Foursquare is fun and big brands are figuring that out.
Geolocation or Geotracking services are picking up steam and in my post about Foursquare, Gowalla and Yelp I was still sifting my way through it. I’ve seen an increased discussion on social media platforms like Twitter and even just in word of mouth with friends. A lot of people are still scared of getting in the game because of sites like Please Rob Me and the recent news of a gang that was using Facebook Place to rob houses. I cant disagree that there isn’t some form of risk but in the Facebook case, these people didn’t seem to have their profiles secure and that’s 90% of the problem. I guess we should be thankful for dumb criminals that can’t help but use Facebook while committing a crime.
I use Foursquare more than any of the other services. There’s something about working towards the goal of becoming a Mayor of some place. You can search for numerous stories of how people from all over covet the Mayor status at their favorite places. A true testament to this frenzy is that secondary websites have popped up so people can get a clear view of what it will take for them to become the Mayor on Foursquare.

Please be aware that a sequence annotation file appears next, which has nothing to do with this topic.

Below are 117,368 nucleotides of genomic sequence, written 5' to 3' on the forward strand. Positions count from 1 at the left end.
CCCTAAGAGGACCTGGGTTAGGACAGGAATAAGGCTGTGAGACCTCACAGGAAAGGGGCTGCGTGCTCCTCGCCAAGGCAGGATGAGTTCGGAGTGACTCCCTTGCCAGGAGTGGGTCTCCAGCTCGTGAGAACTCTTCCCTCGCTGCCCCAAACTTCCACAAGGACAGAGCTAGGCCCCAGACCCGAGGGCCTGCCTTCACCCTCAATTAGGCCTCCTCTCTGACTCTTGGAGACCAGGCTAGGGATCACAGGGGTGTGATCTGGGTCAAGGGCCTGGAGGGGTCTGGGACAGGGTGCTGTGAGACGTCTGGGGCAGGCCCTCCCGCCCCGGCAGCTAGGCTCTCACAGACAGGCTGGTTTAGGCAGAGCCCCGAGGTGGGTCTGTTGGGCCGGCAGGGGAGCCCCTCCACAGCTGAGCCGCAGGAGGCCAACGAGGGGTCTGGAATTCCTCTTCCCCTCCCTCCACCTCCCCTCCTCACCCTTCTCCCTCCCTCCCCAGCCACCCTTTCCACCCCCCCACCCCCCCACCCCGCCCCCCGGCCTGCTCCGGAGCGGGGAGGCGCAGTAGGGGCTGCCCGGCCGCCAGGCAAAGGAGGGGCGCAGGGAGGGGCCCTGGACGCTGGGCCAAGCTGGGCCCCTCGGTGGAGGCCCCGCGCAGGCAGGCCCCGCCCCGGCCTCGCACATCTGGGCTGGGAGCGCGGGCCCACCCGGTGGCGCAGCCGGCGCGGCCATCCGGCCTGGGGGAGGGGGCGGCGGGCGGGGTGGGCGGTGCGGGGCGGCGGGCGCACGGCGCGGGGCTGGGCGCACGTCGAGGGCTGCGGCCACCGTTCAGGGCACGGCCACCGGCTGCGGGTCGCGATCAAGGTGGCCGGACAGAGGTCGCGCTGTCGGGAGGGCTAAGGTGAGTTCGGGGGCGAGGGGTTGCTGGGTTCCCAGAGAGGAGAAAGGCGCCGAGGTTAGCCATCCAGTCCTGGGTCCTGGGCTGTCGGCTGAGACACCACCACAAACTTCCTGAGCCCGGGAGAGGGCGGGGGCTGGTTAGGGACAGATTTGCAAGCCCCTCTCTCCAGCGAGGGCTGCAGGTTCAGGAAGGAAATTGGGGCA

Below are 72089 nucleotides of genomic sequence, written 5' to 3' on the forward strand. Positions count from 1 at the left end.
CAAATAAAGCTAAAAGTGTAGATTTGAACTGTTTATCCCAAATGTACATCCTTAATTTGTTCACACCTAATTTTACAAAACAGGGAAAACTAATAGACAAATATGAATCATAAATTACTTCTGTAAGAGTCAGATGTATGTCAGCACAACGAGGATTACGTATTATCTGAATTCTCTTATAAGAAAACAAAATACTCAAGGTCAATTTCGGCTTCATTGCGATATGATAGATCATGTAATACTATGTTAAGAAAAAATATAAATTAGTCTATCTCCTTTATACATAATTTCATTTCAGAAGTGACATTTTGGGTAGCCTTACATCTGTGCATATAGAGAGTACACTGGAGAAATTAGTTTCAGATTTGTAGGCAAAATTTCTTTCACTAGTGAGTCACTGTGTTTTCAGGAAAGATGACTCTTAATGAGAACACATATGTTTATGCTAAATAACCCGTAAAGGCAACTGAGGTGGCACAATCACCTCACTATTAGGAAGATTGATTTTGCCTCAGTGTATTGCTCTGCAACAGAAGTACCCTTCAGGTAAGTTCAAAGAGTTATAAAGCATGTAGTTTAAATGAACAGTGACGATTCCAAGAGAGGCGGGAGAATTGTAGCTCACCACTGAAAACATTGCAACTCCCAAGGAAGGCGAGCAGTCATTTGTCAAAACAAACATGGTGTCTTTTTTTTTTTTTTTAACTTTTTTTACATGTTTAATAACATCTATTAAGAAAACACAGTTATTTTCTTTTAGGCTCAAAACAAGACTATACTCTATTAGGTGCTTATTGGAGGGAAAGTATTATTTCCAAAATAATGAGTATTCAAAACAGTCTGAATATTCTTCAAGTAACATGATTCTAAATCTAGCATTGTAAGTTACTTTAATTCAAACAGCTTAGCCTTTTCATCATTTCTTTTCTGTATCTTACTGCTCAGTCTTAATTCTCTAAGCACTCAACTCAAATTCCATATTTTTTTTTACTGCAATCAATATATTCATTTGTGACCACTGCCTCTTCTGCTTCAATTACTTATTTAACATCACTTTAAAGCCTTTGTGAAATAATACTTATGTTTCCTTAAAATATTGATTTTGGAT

With that type of engagement from people, it makes perfect sense that companies are taking note and getting involved. Starbucks was the first I saw that used Foursquare when they were giving out free drinks if you showed the barrista that you were the Mayor of that location. Big brands are creating entire social media marketing campaigns around Foursquare. Recently I saw that McDonalds saw a huge impact on a campaign that cost them a measly $1000.00. McDonald’s head of social media Rick Wion tweeted that, “the 33% increase was in the number of checkins. We consider checkins the same as a person entering the restaurant.”
This seems to work well for the B2C market with clothing and food but the trick will be to see how B2B brands can adopt or at least be relevant in the space. An example that worked for B2B in the Foursquare world was the Intel partnership during the Consumer Electronics Show (CES) and offered unique badges and freebies for check-ins. Companies that attend shows and host events could use Foursquare as a megaphone for their brands.